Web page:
• Colt's Mom
      Posted July 10, 2019 at 5:44 pm | Permalink

      Exactly. I notice that conveniently, there is nothing said about current food supplies and the effect they will have in our nation and beyond when all this land becomes fallowed. You do enjoy eating, am I correct to assume that?
      Wildlife conservation, land, that’s insanity. Privately owned farmland is not yours to do what YOU please with it, folks. I suppose you would also be against these landowners making some money off using this conservation area for hunting purposes, despite the fact that hunting is a scientifically proven conservation and wildlife management strategy.
      I think the vegan lifestyle is effecting your ability to think clearly.

  4. Cannon Michael
    Posted July 2, 2019 at 6:04 pm | Permalink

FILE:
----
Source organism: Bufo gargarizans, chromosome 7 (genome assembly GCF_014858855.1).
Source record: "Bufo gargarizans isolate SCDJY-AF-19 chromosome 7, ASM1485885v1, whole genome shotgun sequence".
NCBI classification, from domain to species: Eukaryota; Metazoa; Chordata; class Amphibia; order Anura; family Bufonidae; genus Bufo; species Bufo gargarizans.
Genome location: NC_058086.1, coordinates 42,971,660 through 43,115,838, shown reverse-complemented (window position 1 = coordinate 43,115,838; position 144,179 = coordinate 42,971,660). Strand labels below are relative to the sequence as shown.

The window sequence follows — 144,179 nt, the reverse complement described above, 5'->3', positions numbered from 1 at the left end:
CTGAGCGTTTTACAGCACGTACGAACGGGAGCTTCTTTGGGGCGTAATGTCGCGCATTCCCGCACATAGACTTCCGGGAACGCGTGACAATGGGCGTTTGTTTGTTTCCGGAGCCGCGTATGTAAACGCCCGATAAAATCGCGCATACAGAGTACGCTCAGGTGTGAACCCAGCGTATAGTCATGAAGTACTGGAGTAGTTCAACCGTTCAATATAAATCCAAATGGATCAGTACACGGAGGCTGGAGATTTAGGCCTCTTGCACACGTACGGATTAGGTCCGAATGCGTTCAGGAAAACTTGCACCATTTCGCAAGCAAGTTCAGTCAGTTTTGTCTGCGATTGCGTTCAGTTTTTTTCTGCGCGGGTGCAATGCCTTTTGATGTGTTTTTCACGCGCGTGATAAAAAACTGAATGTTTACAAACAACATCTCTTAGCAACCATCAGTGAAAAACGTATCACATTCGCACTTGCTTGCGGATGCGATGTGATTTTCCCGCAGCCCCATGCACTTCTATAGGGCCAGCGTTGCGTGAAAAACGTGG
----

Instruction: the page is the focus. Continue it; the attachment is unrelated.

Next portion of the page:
SGMA presents a new reality for the Central Valley and facing the challenges it presents will take engagement from multiple stakeholders. We are fortunate to have partners like EDF who are willing to engage on issues and work on solutions – too many groups are only looking out for their singular interests. It takes courage to reach out and work with others but collaborative solutions are the most durable. Agriculture is an incredibly important industry that I am proud to be a part of, but we often don’t forge the important partnerships that can help us with lasting solutions. SGMA isn’t going away and there are potentially more than a million acres of land that could go out of production. Anyone who believes that the agricultural industry by itself can come up with a solution to minimize impacts from SGMA doesn’t understand California politics. Multi-benefit solutions are the only answer to the reality that SGMA and unreliable surface water deliveries present. We need to take a collaborative approach if we are going to minimize impacts and create better outcomes. I appreciate EDF being willing to take a leadership role and extend a hand of partnership.